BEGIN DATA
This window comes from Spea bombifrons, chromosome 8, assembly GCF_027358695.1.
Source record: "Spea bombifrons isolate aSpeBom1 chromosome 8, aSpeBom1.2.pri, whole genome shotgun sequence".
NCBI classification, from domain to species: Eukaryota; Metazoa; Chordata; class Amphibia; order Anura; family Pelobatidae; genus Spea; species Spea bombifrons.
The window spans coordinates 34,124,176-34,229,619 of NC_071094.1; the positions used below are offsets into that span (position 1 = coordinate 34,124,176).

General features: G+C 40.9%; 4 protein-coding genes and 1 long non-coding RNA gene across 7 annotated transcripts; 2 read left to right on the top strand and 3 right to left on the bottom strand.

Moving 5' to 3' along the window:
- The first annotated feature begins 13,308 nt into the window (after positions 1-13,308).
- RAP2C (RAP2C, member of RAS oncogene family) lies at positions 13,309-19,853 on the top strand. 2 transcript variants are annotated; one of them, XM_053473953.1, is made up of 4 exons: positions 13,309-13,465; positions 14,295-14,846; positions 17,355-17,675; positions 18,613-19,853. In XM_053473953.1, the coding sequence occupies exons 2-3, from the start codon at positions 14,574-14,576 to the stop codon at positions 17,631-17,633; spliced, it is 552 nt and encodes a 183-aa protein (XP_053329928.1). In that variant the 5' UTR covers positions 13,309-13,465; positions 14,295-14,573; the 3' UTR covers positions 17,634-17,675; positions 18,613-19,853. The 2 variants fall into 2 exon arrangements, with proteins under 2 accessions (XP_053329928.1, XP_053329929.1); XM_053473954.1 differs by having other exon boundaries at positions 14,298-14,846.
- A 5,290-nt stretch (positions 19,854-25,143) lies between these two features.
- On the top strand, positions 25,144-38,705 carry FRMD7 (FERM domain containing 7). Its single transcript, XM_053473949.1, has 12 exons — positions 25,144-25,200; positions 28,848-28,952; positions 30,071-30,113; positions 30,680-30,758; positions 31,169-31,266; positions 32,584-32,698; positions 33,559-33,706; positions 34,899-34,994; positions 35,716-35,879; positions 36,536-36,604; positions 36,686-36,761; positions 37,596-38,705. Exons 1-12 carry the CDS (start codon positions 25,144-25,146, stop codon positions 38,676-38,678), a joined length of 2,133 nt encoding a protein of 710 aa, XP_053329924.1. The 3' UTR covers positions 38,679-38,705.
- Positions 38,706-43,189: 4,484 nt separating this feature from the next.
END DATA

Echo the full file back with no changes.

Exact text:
This window comes from Spea bombifrons, chromosome 8, assembly GCF_027358695.1.
Source record: "Spea bombifrons isolate aSpeBom1 chromosome 8, aSpeBom1.2.pri, whole genome shotgun sequence".
NCBI classification, from domain to species: Eukaryota; Metazoa; Chordata; class Amphibia; order Anura; family Pelobatidae; genus Spea; species Spea bombifrons.
The window spans coordinates 34,124,176-34,229,619 of NC_071094.1; the positions used below are offsets into that span (position 1 = coordinate 34,124,176).

General features: G+C 40.9%; 4 protein-coding genes and 1 long non-coding RNA gene across 7 annotated transcripts; 2 read left to right on the top strand and 3 right to left on the bottom strand.

Moving 5' to 3' along the window:
- The first annotated feature begins 13,308 nt into the window (after positions 1-13,308).
- RAP2C (RAP2C, member of RAS oncogene family) lies at positions 13,309-19,853 on the top strand. 2 transcript variants are annotated; one of them, XM_053473953.1, is made up of 4 exons: positions 13,309-13,465; positions 14,295-14,846; positions 17,355-17,675; positions 18,613-19,853. In XM_053473953.1, the coding sequence occupies exons 2-3, from the start codon at positions 14,574-14,576 to the stop codon at positions 17,631-17,633; spliced, it is 552 nt and encodes a 183-aa protein (XP_053329928.1). In that variant the 5' UTR covers positions 13,309-13,465; positions 14,295-14,573; the 3' UTR covers positions 17,634-17,675; positions 18,613-19,853. The 2 variants fall into 2 exon arrangements, with proteins under 2 accessions (XP_053329928.1, XP_053329929.1); XM_053473954.1 differs by having other exon boundaries at positions 14,298-14,846.
- A 5,290-nt stretch (positions 19,854-25,143) lies between these two features.
- On the top strand, positions 25,144-38,705 carry FRMD7 (FERM domain containing 7). Its single transcript, XM_053473949.1, has 12 exons — positions 25,144-25,200; positions 28,848-28,952; positions 30,071-30,113; positions 30,680-30,758; positions 31,169-31,266; positions 32,584-32,698; positions 33,559-33,706; positions 34,899-34,994; positions 35,716-35,879; positions 36,536-36,604; positions 36,686-36,761; positions 37,596-38,705. Exons 1-12 carry the CDS (start codon positions 25,144-25,146, stop codon positions 38,676-38,678), a joined length of 2,133 nt encoding a protein of 710 aa, XP_053329924.1. The 3' UTR covers positions 38,679-38,705.
- Positions 38,706-43,189: 4,484 nt separating this feature from the next.